Commissioned Memory - Hungarian Exhibitions in Auschwitz, 1960/1965

Gyula Konfár: Resistance in the Camp (Prisoners of the Concentration Camp), 1965

Blinken OSA Archivum, Galeria Centralis
September 14 – December 3, 2023

Curator: Daniel Véri

Graphic designer: Sarolta Ágnes Erdélyi, Hajnalka Illés

Exhibiting artists: Tibor Barabás, Gyula Hincz, György Jovánovics, János Kass, Béla Kondor, György Konecsni, Gyula Konfár, József Péri, Endre Szász


Related events:


Curatorial Guided Tours in Hungarian by Dániel Véri

Date: December 2, 2023, at 4:00 p.m.

Date: December 3, 2023, at 4:00 p.m.

Contrary to popular belief, the Holocaust was not a taboo in the fine arts of early Socialist Hungary. In addition to numerous non-commissioned works of art, the subject also emerged within official memory politics. The research-based exhibition and the accompanying book in preparation present an early Kádár-era chapter of Holocaust memory in the fine arts; the rediscovered art material from the 1960s Hungarian exhibitions in Auschwitz.
The Polish museum, operating at the site of the former concentration camp, offered barracks for national exhibitions from 1960 onward. In 2004, the Blinken OSA Archivum presented the history of the Hungarian exhibitions in Auschwitz under the title Auschwitz 1945–1989. Reconstruction. At that time, however, nothing was known about the fact that the organizers had commissioned a monumental art collection, as an illustration to the historical material of the (supposedly) first exhibition in 1965. The current exhibition reconstructs this completely forgotten group of artworks.

The 1965 Auschwitz exhibition was the second major state project connected to the memory of the Holocaust, after the Hungarian memorial in Mauthausen designed by Agamemnon Makrisz (1959–64). The exhibition and the works on display (by Gyula Hincz, János Kass, Béla Kondor, György Konecsni, Gyula Konfár, István Martsa, József Péri, József Somogyi, Endre Szász, and Imre Varga—unlike the rejected sculpture by Tibor Barabás) presented a historical narrative that emphasized antifascism, with particular reference to the role played by the Communists, whom the authorities regarded as their own ancestors and a source of legitimacy. Although none of the commissioned artists had any first-hand experience of the Holocaust, the figure and perspective of the victims were still represented both in the works and in the press, thus shaping the public memory of the Holocaust.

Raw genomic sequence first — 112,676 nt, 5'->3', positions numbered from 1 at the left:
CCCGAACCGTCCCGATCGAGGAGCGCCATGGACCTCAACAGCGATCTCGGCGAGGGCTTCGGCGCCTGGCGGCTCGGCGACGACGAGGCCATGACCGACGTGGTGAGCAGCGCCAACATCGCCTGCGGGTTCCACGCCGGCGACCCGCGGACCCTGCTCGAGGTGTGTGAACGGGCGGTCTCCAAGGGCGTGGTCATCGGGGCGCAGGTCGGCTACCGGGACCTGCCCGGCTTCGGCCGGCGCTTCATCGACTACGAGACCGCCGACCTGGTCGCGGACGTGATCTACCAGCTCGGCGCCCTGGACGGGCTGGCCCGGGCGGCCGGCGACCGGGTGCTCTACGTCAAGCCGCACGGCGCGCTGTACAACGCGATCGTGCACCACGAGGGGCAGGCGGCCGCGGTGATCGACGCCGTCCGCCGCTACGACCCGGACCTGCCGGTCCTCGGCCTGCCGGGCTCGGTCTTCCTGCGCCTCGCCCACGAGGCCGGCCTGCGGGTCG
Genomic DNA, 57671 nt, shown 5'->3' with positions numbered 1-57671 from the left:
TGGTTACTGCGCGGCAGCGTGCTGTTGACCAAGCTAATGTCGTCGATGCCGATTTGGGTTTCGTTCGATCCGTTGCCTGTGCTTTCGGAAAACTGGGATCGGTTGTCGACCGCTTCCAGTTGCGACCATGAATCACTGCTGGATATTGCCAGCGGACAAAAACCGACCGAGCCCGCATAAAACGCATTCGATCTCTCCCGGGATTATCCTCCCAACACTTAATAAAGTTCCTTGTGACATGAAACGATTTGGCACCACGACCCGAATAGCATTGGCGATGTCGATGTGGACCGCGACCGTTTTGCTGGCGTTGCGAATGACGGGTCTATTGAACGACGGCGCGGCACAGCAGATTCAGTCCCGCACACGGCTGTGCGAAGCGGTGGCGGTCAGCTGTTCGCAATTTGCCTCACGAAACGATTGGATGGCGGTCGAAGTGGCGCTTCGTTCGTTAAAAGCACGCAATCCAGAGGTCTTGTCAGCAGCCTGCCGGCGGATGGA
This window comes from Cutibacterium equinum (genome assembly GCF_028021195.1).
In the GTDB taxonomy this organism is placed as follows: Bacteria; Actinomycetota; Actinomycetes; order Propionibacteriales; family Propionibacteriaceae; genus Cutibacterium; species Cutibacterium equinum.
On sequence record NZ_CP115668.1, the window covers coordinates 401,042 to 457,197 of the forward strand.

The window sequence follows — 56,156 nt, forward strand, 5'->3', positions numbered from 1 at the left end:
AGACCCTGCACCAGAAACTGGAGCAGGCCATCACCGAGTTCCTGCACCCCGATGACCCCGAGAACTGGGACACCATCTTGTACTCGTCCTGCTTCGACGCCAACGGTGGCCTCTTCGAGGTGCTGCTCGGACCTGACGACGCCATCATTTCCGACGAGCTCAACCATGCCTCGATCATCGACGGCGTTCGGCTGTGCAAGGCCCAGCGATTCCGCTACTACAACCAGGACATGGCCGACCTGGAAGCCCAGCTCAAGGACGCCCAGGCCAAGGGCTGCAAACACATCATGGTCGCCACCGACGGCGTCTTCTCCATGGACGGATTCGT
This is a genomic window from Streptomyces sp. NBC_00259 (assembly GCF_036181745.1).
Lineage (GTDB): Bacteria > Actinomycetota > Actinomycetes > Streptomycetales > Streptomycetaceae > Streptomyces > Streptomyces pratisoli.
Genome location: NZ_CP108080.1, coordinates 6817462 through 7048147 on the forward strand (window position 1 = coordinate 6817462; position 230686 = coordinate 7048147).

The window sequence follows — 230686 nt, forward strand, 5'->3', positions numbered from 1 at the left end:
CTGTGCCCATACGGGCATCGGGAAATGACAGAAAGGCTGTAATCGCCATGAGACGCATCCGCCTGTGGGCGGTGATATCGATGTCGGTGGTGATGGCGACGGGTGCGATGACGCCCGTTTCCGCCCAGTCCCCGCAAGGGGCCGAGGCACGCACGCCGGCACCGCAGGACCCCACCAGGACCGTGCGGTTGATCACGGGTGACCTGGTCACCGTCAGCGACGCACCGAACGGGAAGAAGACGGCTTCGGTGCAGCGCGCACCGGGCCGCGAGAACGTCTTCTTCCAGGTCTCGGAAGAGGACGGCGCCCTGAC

Nevertheless, the works soon disappeared from view: in 1979, as used exhibition decorations, they were relegated to the storage of a museum in Hungary, where most of them have remained until now. The exhibition reconstructs the history, original subject, and context of the works, which have lost their original meaning and function.

Historical research has only recently revealed that the 1965 exhibition was preceded by a smaller one in 1960. Research in preparation for the current reconstruction confirmed that visual art here also played a role: works by surviving women artists (Ágnes Lukács and Rózsa Káldor), produced immediately after the war, were exhibited as testimonies and authentic illustrations of the historical narrative. It was furthermore possible to link to the 1960 exhibition a completely unknown large painting depicting Hitler as a vampire, and to identify the work on which the composition was based: an early drawing by Simon Wiesenthal, who later became known as the “Nazi hunter.”

Both 1960s exhibitions were completely devoid of the subject of the Roma Holocaust. In order to compensate for this, the current exhibition presents the earliest work in Hungary dealing with the topic, initiated by Roma intellectuals but never realized; an abstract memorial by György Jovánovics from 1974.
The analysis of Hungarian exhibitions in Auschwitz highlights the important role of visual art both as testimony and as exhibition decoration, and also confirms that the memory of the Holocaust was indeed present in the public space in the early years of Socialism, although initially only abroad and within the framework of antifascist memory politics.

A virtual version of the 2004 exhibition is available at
The exhibition was realized in cooperation between the CEU Jewish Studies Program and the Blinken OSA Archivum



Exhibition opening: September 14, Thursday, 6:00 p.m.
(The event is held in Hungarian.)

Opening remarks by:
István Rév, Director, Blinken OSA Archivum
Eszter Susán, Program Manager, Jewish Life Program, Tom Lantos Institute

Opening speech by:
András Kovács, Professor, CEU Jewish Studies Program


Related Events:

Curatorial Guided Tour

Date: September 23, 2023
Time: at 4:00 p.m.
Venue: Galeria Centralis

Curatorial Guided Tour in English by Dániel Véri

Date: September 30, 2023
Time: at 4:00 p.m.
Venue: Galeria Centralis

Contested Memories: Antifascism, Jews, and the Holocaust

a roundtable discussion


The Budapest Jewish Studies Colloquium
 in cooperation with
the CEU-Democracy Institute, the CEU Jewish Studies Program, and the Tom Lantos Institute

Time: October 19, 5:30 p.m. – 7:00 p.m., 2023
On-site: Blinken OSA Archivum, Arany János utca 32, Budapest, research room

Registration link:

Curatorial Guided Tour in Hungarian by Dániel Véri

Date: October 21, 2023
Time: at 4:00 p.m.
Venue: Galeria Centralis

Forgotten Dead: The Memory of the Roma Holocaust
roundtable discussion & short film screening
participants: Angéla Kóczé, Anna Lujza Szász, Daniel Véri
November 8, 6:00 p.m. CET
Budapest & online
Blinken OSA Archivum | Arany János u. 32, 1051

Registration (both for Zoom and attending in person)
A joint event by CEU’s Romani Studies and Jewish Studies Programs, in cooperation with the Blinken OSA Archivum.